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The S-meter code is literally:
Where I and Q are the two quadrature components (complex number) of the audio signal after passband filtering. So it contains all the data you see (and hear) within the yellow passband area on the waterfall, except that the actual data is coming from the audio path not the waterfall path. So it doesn't have anything to do with the spec plot. The spec plot is just the waterfall data plotted in a non-scrolling way (as a 2D graph).
s_meter_power = I*I + Q*Q s_meter_dBm = 10.0 * log10(s_meter_power / SND_MAX_VAL) s_meter_value = an_averaging_function(s_meter_dBm)
It's easy to forget because they both typically tune together. But the audio and waterfall are two entirely independent DDC (digital down conversion) receivers. You can re-tune the waterfall to go look at a completely different part of the spectrum without effecting the currently received audio. So a "4-channel" Kiwi is actually an 8-channel DDC SDR. This is why the unbalanced FPGA configurations are possible, i.e. rx8_wf2. The lack of waterfall on the other 6 audio channels is made up for by the audio FFT computed on the browser basically for free.
I didn't have time yesterday to elaborate. The answer is no because to work at all in the real-time Kiwi environment the FFT's in the WSPR algorithm had to be spread across the two minute sampling interval so as not to load the Beagle cpu too much. But this means the required data is not available at the right time to perform the two-pass algorithm where the entire result must spectrally subtracted and the decode performed again. One possibility is to recode the algorithm again from being the standard WSPR 2 minute pipeline delay to a 4 minute pipeline. It could be done but you'd have to rewrite everything completely. There would be an extra delay in reporting results to wsprnet.org but that shouldn't matter.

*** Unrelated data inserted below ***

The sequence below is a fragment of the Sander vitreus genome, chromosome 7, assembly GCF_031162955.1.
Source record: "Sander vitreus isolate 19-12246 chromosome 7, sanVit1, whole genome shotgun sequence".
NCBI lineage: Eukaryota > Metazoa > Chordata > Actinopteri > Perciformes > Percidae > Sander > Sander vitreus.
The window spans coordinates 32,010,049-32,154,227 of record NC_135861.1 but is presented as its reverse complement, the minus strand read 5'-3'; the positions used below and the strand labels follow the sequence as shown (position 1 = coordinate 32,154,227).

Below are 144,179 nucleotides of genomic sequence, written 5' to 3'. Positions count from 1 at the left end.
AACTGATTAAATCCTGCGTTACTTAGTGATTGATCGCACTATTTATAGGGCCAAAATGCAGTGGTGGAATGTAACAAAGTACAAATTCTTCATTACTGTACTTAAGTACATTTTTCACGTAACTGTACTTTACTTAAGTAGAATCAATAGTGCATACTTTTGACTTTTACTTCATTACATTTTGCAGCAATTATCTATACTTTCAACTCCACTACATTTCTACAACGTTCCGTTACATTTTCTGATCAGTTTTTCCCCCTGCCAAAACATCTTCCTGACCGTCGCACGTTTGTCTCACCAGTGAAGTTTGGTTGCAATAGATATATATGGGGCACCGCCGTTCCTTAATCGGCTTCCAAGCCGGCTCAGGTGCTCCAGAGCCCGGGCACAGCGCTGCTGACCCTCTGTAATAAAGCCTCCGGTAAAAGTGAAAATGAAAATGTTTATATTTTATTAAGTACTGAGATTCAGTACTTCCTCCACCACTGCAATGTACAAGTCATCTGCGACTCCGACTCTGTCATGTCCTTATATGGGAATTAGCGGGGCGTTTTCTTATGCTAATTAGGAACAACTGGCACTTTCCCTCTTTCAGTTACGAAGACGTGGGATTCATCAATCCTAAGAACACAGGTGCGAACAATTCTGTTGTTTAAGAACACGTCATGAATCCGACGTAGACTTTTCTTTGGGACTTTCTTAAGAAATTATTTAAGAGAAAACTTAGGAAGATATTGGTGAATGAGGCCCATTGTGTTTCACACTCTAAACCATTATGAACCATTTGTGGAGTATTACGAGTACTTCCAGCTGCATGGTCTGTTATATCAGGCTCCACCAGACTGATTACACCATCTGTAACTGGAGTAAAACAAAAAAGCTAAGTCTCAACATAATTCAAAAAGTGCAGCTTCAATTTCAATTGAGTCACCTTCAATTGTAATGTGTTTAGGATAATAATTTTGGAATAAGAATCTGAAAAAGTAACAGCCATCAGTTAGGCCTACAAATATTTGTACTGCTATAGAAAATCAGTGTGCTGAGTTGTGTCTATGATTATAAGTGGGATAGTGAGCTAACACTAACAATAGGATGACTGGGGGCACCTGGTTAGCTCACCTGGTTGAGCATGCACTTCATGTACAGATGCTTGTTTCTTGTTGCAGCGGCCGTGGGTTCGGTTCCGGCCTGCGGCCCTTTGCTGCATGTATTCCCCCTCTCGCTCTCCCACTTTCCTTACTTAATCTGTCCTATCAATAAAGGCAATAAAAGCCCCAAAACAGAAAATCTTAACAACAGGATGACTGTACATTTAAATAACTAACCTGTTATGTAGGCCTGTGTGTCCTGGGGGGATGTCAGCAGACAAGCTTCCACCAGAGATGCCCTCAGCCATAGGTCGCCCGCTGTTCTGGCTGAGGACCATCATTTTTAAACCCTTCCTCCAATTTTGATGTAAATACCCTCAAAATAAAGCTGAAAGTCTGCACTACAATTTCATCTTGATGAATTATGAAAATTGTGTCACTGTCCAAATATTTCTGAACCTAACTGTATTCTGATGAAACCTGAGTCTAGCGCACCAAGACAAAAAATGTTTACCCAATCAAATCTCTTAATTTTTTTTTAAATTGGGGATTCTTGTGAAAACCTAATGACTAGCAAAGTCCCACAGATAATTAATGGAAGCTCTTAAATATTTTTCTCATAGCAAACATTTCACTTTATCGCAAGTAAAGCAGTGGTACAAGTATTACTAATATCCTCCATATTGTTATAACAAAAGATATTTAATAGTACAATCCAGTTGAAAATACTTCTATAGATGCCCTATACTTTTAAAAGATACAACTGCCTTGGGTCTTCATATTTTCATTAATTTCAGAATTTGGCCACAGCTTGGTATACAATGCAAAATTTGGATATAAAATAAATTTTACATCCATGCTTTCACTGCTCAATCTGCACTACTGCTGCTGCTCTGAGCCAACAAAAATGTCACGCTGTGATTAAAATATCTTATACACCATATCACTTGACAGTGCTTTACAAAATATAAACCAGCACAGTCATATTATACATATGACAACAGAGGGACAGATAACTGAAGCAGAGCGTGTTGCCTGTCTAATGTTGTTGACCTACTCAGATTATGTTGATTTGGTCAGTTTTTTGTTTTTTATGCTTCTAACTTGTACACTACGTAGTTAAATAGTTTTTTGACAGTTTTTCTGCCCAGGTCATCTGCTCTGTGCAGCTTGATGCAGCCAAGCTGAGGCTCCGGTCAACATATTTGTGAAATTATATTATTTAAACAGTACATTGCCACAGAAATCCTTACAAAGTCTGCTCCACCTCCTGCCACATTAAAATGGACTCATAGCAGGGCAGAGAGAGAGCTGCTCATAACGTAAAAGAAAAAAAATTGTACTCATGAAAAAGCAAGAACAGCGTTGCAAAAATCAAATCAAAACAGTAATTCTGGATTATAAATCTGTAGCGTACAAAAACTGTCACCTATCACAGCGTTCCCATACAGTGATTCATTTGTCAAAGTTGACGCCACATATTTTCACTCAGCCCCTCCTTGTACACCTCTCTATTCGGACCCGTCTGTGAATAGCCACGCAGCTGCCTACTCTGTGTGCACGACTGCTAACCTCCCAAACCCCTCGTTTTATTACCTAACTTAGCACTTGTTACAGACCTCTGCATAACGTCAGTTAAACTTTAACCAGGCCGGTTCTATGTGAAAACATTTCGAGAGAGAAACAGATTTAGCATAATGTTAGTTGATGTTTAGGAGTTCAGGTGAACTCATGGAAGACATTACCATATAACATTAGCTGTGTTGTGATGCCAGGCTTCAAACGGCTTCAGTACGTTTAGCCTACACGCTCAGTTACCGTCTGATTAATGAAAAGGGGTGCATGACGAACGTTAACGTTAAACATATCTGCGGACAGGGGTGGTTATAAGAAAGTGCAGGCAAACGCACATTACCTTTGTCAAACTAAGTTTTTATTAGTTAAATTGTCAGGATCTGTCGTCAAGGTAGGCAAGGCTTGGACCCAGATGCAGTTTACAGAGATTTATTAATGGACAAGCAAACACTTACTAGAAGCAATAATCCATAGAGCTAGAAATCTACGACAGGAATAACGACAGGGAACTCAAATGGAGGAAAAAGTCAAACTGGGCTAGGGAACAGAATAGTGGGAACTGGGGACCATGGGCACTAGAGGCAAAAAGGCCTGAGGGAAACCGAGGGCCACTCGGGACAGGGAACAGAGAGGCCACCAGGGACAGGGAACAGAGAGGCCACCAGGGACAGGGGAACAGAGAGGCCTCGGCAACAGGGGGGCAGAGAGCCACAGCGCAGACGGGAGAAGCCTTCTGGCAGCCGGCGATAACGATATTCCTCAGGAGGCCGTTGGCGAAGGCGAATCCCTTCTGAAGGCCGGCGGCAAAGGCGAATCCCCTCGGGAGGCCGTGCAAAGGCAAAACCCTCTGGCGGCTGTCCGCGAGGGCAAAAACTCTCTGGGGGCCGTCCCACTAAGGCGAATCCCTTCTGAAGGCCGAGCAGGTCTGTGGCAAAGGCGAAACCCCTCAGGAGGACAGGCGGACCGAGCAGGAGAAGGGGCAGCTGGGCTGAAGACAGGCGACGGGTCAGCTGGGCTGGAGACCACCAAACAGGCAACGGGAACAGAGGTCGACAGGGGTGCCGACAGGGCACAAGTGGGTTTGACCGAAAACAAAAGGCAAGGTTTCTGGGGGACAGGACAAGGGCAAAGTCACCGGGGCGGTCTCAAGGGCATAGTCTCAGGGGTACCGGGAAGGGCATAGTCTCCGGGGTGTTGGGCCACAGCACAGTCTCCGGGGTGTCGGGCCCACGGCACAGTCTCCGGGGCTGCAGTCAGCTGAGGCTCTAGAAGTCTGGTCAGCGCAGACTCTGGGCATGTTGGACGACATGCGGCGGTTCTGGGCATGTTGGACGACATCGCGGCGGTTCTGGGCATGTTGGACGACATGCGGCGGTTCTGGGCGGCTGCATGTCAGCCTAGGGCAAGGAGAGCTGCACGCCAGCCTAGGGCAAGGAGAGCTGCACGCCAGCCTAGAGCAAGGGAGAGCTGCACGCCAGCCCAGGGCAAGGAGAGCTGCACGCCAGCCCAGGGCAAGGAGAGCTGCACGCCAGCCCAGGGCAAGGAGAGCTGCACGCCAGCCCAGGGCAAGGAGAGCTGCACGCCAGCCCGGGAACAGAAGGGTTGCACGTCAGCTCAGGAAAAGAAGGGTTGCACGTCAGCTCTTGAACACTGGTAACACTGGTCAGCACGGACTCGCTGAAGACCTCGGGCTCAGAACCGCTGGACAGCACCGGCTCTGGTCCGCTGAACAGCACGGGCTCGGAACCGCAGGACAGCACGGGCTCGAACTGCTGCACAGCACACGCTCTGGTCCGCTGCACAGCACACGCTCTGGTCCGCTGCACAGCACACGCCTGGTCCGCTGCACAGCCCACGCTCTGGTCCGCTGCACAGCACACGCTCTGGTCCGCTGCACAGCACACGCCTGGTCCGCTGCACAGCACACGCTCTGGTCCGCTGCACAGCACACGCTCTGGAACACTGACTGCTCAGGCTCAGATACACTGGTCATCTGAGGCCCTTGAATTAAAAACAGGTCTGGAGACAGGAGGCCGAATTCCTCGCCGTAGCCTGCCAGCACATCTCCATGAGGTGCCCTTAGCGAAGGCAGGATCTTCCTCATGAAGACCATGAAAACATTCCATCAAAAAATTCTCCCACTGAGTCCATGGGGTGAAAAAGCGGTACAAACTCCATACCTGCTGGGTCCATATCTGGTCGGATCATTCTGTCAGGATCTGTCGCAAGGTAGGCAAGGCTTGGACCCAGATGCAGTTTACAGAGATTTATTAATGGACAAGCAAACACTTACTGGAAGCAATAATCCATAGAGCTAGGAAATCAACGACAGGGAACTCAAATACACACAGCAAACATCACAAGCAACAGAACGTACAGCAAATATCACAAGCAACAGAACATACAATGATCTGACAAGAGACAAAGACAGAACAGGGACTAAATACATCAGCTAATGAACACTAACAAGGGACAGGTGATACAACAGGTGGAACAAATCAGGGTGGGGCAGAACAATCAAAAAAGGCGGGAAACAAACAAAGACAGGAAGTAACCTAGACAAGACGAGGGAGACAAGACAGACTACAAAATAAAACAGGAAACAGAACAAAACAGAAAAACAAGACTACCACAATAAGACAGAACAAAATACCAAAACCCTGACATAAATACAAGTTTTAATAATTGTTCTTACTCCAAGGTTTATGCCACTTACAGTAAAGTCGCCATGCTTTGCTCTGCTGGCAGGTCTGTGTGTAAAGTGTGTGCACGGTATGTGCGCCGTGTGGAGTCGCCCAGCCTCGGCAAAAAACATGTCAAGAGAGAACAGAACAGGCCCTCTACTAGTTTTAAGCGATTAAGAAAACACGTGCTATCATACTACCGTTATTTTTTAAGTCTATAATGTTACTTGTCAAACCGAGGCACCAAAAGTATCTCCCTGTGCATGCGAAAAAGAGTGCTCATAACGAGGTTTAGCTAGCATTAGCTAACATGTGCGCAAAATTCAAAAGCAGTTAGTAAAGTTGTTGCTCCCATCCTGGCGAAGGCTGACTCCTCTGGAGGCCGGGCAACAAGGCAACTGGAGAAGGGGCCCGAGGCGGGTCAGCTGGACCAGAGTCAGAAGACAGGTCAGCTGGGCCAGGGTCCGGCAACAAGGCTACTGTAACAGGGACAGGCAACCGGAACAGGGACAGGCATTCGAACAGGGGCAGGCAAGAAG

Another possibility is for multicore architectures to use the original WSPR algorithm, 2nd pass and all, but force it to run on cores other than zero so as not to disturb Kiwi realtime. This is probably easier, but still a lot of work.
The devil is always in the details. Particularly with this project.
So there has been significant port scanning of kiwisdr.com recently. For example, over the last 24 hours 173 thousand scan requests were made by a single ip address from China. Also from a Digital Ocean server farm in the USA.
Some of these scans occur on the proxy ports. If the URL or packet data is particularly pathological it might trigger bugs in the proxy server code (e.g. buffer overruns). This could explain the looping and crash/restart behavior we've seen in the last several days.
Rather than try and debug the proxy code (which we didn't write), and cause significant additional proxy downtime, it was easier to strengthen our existing firewall filtering rules. Port scanning is now more reliably detected and the associated ip addresses banned.
We will closely monitor the situation and see how effective the new rules are.